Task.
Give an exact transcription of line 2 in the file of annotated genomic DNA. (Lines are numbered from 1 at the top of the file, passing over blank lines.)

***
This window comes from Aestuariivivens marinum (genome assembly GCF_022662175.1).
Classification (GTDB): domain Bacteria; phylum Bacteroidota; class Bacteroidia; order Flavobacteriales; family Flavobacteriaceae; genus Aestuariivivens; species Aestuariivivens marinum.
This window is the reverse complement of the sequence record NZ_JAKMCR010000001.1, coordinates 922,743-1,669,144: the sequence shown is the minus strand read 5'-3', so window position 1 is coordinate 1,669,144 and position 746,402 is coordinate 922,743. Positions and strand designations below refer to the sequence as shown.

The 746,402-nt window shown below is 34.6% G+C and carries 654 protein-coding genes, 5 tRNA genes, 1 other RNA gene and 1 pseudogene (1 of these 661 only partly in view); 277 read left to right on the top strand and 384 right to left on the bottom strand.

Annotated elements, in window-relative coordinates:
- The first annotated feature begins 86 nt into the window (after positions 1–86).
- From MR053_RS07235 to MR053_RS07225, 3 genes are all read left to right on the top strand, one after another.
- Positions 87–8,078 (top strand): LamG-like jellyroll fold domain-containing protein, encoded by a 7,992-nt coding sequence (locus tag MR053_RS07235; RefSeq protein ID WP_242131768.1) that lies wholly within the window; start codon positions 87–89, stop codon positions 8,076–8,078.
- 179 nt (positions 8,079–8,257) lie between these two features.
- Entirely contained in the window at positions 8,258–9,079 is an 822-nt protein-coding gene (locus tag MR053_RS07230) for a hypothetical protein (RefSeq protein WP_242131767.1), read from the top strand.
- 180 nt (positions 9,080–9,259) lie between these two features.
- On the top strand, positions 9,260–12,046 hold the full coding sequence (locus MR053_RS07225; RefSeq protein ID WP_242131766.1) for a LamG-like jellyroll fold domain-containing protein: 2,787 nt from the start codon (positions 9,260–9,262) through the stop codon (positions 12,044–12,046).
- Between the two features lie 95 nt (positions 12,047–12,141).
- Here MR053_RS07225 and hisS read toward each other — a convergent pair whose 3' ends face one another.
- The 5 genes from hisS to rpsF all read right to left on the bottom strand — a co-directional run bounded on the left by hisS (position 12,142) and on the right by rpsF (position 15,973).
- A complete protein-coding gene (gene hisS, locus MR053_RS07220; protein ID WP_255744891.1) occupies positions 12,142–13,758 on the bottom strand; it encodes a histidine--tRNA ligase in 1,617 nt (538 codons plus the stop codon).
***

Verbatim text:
Classification (GTDB): domain Bacteria; phylum Bacteroidota; class Bacteroidia; order Flavobacteriales; family Flavobacteriaceae; genus Aestuariivivens; species Aestuariivivens marinum.